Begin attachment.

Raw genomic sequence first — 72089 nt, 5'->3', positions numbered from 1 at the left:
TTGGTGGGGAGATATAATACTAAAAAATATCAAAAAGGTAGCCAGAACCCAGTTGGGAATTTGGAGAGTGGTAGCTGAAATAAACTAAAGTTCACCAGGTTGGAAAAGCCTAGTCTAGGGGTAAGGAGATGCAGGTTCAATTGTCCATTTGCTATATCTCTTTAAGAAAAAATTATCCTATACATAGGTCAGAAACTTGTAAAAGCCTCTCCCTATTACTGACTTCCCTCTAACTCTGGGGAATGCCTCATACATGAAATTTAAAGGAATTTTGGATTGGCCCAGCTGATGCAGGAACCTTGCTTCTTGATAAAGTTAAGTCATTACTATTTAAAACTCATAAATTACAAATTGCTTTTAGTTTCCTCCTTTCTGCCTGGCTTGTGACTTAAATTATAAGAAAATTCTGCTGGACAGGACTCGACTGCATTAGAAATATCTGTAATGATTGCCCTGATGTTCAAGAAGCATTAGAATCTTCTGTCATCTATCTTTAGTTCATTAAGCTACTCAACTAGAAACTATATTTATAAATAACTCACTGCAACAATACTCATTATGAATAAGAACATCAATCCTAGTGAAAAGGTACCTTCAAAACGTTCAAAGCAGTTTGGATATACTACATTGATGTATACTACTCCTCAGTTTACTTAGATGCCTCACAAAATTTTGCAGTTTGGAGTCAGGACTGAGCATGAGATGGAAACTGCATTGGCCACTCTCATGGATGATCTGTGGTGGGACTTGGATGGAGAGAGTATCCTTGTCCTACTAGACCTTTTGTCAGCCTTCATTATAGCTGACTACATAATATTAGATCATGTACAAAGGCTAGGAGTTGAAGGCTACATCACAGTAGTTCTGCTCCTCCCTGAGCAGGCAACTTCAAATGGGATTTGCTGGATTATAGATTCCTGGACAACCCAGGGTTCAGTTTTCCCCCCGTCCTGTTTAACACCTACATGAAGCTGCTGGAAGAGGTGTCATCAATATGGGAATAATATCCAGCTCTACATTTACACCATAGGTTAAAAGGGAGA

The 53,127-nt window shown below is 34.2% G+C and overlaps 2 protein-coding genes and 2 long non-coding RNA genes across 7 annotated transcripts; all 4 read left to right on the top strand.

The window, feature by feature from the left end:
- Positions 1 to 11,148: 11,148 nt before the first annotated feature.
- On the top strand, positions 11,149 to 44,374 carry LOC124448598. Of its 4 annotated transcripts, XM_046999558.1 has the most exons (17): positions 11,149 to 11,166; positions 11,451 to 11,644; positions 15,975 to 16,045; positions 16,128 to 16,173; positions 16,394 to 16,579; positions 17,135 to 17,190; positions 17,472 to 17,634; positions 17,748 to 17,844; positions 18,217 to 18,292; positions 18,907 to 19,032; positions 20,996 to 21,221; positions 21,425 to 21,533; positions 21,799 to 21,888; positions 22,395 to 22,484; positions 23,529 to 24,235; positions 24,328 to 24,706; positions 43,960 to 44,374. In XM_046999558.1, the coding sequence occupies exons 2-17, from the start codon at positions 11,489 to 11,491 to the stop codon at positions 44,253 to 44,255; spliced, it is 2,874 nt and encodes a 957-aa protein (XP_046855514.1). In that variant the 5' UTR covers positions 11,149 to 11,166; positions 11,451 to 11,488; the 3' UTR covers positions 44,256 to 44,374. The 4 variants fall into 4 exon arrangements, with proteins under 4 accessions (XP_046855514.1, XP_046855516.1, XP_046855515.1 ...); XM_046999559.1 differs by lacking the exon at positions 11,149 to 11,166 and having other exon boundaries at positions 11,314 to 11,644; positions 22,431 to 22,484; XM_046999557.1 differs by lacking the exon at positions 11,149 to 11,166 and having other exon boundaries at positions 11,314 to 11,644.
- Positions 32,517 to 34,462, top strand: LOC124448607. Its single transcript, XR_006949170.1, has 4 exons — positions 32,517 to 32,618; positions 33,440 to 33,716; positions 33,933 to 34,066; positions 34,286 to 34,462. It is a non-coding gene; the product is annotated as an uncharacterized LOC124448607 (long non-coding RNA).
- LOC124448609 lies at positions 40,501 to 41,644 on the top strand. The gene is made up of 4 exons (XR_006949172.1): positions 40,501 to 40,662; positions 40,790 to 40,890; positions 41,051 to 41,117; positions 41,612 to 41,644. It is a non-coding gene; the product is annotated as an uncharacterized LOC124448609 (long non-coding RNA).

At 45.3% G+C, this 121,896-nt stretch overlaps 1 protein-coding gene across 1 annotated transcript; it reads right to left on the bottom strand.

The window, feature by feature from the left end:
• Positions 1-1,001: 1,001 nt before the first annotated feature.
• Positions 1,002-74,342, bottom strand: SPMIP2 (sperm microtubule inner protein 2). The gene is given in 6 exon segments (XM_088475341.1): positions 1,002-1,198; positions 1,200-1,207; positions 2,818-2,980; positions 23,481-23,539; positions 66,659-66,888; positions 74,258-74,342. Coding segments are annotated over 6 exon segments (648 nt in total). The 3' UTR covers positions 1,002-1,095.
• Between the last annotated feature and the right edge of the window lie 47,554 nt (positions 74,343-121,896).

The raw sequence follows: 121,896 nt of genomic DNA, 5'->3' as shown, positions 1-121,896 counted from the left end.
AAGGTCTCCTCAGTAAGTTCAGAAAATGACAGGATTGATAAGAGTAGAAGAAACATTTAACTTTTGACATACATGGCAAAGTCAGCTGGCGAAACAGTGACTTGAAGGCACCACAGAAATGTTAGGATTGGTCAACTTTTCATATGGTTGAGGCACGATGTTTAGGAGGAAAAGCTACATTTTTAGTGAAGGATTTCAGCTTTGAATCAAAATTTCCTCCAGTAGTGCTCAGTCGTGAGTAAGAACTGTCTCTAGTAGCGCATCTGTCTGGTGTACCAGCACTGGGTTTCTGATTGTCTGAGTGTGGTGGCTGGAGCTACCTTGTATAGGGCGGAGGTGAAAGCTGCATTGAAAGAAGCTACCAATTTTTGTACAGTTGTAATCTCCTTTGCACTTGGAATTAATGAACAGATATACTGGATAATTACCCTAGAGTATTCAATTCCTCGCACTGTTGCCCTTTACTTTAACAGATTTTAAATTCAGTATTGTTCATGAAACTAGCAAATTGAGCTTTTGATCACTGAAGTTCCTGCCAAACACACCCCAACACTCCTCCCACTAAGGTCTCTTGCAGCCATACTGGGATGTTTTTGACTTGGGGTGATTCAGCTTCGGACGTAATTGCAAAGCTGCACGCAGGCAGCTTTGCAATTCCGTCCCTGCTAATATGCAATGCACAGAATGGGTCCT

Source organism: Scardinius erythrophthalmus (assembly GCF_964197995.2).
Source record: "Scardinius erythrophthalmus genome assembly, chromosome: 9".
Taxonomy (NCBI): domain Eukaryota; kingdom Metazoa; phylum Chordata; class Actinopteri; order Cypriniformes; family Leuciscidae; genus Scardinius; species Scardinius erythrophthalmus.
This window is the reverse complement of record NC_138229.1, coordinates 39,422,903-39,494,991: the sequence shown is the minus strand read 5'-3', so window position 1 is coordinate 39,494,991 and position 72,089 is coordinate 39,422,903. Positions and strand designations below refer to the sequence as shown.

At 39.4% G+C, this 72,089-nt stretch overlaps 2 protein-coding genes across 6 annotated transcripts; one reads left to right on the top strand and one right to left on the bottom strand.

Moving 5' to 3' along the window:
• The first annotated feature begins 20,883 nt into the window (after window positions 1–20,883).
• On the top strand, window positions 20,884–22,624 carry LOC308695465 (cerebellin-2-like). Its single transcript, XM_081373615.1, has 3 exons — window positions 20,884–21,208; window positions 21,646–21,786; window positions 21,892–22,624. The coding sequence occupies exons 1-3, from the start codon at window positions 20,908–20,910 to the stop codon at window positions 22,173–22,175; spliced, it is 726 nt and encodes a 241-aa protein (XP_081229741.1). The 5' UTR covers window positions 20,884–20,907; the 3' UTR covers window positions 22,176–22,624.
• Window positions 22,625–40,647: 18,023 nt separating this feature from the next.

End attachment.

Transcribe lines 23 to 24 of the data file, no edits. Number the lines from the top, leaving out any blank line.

• On the top strand, window positions 20,884–22,624 carry LOC308695465 (cerebellin-2-like). Its single transcript, XM_081373615.1, has 3 exons — window positions 20,884–21,208; window positions 21,646–21,786; window positions 21,892–22,624. The coding sequence occupies exons 1-3, from the start codon at window positions 20,908–20,910 to the stop codon at window positions 22,173–22,175; spliced, it is 726 nt and encodes a 241-aa protein (XP_081229741.1). The 5' UTR covers window positions 20,884–20,907; the 3' UTR covers window positions 22,176–22,624.
• Window positions 22,625–40,647: 18,023 nt separating this feature from the next.